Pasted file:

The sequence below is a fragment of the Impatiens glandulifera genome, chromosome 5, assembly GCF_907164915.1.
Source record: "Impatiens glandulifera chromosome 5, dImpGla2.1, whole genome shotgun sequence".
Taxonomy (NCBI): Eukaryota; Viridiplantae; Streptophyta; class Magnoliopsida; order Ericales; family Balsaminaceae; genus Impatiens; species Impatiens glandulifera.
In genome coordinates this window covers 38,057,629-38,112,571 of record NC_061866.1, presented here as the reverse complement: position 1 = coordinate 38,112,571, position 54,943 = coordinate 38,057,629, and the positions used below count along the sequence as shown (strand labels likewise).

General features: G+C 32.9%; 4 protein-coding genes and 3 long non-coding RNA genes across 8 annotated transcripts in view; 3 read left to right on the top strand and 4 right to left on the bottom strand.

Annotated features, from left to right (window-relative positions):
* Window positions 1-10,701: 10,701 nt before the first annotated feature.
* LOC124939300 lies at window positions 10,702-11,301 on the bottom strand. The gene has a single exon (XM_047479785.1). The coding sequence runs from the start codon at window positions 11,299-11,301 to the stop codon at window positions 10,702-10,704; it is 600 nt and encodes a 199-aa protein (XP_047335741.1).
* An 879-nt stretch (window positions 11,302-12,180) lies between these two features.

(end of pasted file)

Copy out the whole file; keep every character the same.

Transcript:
The sequence below is a fragment of the Impatiens glandulifera genome, chromosome 5, assembly GCF_907164915.1.
Source record: "Impatiens glandulifera chromosome 5, dImpGla2.1, whole genome shotgun sequence".
Taxonomy (NCBI): Eukaryota; Viridiplantae; Streptophyta; class Magnoliopsida; order Ericales; family Balsaminaceae; genus Impatiens; species Impatiens glandulifera.
In genome coordinates this window covers 38,057,629-38,112,571 of record NC_061866.1, presented here as the reverse complement: position 1 = coordinate 38,112,571, position 54,943 = coordinate 38,057,629, and the positions used below count along the sequence as shown (strand labels likewise).

General features: G+C 32.9%; 4 protein-coding genes and 3 long non-coding RNA genes across 8 annotated transcripts in view; 3 read left to right on the top strand and 4 right to left on the bottom strand.

Annotated features, from left to right (window-relative positions):
* Window positions 1-10,701: 10,701 nt before the first annotated feature.
* LOC124939300 lies at window positions 10,702-11,301 on the bottom strand. The gene has a single exon (XM_047479785.1). The coding sequence runs from the start codon at window positions 11,299-11,301 to the stop codon at window positions 10,702-10,704; it is 600 nt and encodes a 199-aa protein (XP_047335741.1).
* An 879-nt stretch (window positions 11,302-12,180) lies between these two features.